None of the following represents any other opinion than my own…
Over this past election cycle, the UK has seen no shortage of political rhetoric spread liberally across TV, radio and tabloid papers. The usual suspects write about what they’re told to write about, and the mouthpieces of British conservatism have gradually amplified as June 8th draws nearer. Spouting fear, insecurity and whataboutary every day with one goal; to keep the Theresa May in power. The grey vote is their target demographic, you see. Coffin dodgers, dinosaurs, old fogies. Whatever you call them, it doesn’t matter. They vote more than any other demographic, and this is a fact that the media will manipulate daily to see their end goal realised. Save the tories, save the editor-in-chief.
For years it’s been like this. Media titans have coerced with government to push agenda alongside profit. There’s no mystery as to why May has regular calls with Murdoch.
But things are changing.
Welcome to manipulation 2.0. Welcome to the world of web politics.
Over the past few weeks, I’ve been regularly visiting reddit, Twitter and Facebook. I’ve been observing, watching, waiting, trying to figure out what the internet has to say – what the internet has to offer in terms of an agenda, in terms of political swing.
What I found won’t surprise you.
In a world where censorship is non-existent, where users comes before business, the story changes. Dissenters have a voice and that voice is LOUD. See, where traditional media pushes right wing politics, the internet pushes something different.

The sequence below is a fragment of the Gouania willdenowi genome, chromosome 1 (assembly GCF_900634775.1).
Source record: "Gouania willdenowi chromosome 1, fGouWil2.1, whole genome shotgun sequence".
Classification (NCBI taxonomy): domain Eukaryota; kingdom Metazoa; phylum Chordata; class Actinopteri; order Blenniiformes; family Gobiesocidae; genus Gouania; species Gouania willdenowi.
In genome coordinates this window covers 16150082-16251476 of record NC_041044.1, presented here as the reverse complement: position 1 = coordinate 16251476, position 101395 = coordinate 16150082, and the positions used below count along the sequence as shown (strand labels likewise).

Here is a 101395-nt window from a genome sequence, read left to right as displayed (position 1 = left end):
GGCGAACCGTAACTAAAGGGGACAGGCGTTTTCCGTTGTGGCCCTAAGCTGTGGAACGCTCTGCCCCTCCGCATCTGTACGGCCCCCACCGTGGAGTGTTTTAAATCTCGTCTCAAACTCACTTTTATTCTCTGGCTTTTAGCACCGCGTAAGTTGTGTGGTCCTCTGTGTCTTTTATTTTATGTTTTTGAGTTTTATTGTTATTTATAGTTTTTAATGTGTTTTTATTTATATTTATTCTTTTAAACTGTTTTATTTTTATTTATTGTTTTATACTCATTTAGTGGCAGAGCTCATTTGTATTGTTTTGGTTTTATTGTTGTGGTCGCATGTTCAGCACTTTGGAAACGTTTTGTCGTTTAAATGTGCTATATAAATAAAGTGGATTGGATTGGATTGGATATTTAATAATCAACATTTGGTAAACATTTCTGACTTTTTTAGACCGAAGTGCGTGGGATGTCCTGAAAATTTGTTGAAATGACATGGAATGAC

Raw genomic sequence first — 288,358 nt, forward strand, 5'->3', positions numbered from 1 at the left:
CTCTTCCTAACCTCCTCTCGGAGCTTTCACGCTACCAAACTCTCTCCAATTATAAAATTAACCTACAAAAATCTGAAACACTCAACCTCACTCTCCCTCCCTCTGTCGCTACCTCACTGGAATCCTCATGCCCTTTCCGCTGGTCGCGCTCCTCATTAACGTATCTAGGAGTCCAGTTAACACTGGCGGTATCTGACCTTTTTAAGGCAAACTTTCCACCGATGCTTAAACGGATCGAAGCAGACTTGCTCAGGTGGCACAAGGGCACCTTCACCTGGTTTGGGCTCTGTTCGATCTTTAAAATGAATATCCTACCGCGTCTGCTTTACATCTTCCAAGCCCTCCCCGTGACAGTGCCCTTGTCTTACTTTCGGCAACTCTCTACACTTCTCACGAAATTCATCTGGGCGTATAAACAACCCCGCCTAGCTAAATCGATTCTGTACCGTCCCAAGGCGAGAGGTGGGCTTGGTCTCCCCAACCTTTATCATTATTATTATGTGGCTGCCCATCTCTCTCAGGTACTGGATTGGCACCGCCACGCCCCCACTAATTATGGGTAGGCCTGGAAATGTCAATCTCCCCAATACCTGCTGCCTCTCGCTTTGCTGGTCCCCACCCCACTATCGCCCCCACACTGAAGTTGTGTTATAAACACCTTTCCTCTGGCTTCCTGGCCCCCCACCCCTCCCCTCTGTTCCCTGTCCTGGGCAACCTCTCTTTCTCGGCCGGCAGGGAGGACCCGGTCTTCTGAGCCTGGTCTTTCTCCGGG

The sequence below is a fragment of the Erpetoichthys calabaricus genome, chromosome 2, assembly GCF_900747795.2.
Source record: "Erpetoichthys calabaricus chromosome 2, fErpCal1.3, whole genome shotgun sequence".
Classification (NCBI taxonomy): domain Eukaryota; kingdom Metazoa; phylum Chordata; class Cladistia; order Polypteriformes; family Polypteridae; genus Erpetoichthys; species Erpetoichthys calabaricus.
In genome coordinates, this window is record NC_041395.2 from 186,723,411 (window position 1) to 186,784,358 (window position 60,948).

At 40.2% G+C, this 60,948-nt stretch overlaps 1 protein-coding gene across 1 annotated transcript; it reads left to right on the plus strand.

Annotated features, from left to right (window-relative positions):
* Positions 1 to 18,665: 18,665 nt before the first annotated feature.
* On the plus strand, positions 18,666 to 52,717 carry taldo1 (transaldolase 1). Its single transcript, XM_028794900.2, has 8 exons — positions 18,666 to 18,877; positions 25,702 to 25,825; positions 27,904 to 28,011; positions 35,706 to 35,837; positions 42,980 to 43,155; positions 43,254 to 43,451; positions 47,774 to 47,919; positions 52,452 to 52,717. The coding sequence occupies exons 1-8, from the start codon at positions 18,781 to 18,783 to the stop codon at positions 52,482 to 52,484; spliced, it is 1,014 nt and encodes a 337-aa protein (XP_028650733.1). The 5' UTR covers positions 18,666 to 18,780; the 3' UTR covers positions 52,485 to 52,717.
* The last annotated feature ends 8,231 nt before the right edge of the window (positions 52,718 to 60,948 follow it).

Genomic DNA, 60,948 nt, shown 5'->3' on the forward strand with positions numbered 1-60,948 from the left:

Any random person can post something online and within minutes it’s spreading like wildfire. Traditional media wishes it had this growth and we can see that in their awkward attempts at copycatting youtube sensations and – *shudders* – memes.
Online, the left have a voice, and that voice is amplified. Why? Because online, you choose what you see. You choose the friends you keep, and you choose the websites you access. It’s customised to your liking and leftist views perpetuate that as echo chambers emerge. It’s no wonder The Guardian, The Independent and Private Eye find more success online than they do with their papers.
But why is the internet so left leaning?
Young people are brought up in a tech savvy world. A world where the mouse has more power than the pen. Many digital natives lean left, and therefore the platform that they dominate mirrors that. The grey vote is dying out and the new, connected, digitised democrat is finally hitting voting age. A voter bread by the internet, a voter ready to let their voice be heard, a voter that traditional media has neglected.
‘Digital native’ as a term has become irrelevant. They aren’t digital natives, they’re people. More importantly – they’re people who can vote, and as polls seem to suggest, they will.
As advertisers, we need to realise this. The internet is not to be fought with. A user has more power than we ever will. One bad review, one screw up, one misplaced word and we’re f****d. Scrutinised by an audience whose home turf has been invaded by salesmen pushing their wares.
For years it’s been easy to stick an ad on TV or in a paper. But now, the dynamic has changed. Our audience has shifted and we should start appealing to it, lest we become irrelevant and disconnected like that award uncle at Christmas dinner who wants to show you his latest gadget.
This election will foreshadow either the downfall or resilience of traditional media. For our sake I hope it’s the former and that advertising begins truly embracing an audience that up until now, it has made seem secondary.
PS. Vote Labour.